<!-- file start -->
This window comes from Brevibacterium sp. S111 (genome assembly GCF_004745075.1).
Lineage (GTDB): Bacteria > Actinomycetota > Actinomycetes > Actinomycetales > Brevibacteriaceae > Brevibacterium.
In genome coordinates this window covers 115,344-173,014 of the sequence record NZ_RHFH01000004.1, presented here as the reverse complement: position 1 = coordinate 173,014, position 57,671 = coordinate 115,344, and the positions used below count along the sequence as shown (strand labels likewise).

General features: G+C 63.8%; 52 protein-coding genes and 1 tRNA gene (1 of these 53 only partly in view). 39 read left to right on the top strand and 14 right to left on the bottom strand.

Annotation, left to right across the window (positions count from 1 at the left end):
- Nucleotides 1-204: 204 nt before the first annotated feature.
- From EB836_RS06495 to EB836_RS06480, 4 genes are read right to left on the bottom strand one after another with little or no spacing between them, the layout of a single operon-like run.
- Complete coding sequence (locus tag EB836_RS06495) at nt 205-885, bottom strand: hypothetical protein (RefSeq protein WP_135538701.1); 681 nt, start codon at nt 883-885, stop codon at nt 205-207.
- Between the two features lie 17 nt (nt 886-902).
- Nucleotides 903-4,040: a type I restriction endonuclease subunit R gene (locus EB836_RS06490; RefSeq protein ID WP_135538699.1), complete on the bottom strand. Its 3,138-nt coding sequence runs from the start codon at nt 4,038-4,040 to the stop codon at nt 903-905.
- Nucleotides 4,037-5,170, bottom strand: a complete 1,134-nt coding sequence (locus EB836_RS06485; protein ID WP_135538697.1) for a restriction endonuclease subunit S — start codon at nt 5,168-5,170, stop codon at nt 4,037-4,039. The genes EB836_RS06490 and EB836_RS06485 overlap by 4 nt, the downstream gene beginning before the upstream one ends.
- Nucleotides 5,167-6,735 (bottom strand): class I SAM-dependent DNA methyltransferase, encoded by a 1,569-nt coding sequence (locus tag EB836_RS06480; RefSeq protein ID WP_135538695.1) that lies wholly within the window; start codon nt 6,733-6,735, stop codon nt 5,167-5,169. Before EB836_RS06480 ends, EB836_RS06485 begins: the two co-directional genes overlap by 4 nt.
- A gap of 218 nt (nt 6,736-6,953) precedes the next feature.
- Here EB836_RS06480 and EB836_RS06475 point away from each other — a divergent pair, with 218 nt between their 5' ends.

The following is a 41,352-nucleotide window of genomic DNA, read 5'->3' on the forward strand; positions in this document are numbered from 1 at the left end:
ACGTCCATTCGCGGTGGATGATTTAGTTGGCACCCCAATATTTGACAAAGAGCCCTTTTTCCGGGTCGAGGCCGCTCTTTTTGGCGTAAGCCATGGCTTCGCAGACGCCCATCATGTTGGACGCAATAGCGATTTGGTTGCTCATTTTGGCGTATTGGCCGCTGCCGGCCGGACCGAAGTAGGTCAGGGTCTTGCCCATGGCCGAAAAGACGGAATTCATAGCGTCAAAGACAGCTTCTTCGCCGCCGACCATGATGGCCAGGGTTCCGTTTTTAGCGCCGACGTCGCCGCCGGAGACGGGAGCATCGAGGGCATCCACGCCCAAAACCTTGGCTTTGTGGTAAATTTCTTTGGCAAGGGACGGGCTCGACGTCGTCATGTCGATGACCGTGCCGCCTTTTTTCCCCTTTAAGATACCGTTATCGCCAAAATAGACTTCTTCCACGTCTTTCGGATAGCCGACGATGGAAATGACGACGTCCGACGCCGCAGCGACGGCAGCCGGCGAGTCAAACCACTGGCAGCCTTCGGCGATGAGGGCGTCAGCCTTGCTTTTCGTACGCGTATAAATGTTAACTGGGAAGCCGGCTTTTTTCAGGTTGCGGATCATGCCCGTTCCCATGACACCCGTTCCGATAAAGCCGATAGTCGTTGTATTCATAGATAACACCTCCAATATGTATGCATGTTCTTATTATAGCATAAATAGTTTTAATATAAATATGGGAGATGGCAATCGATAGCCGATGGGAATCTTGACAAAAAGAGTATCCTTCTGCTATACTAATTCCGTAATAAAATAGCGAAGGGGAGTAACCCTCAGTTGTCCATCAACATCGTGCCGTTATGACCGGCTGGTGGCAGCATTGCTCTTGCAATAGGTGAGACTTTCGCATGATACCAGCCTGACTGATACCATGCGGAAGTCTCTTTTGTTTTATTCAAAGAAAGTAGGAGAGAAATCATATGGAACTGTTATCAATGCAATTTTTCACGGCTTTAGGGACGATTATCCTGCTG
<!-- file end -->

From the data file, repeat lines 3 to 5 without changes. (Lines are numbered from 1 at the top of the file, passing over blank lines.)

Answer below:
In genome coordinates this window covers 115,344-173,014 of the sequence record NZ_RHFH01000004.1, presented here as the reverse complement: position 1 = coordinate 173,014, position 57,671 = coordinate 115,344, and the positions used below count along the sequence as shown (strand labels likewise).

General features: G+C 63.8%; 52 protein-coding genes and 1 tRNA gene (1 of these 53 only partly in view). 39 read left to right on the top strand and 14 right to left on the bottom strand.

Annotation, left to right across the window (positions count from 1 at the left end):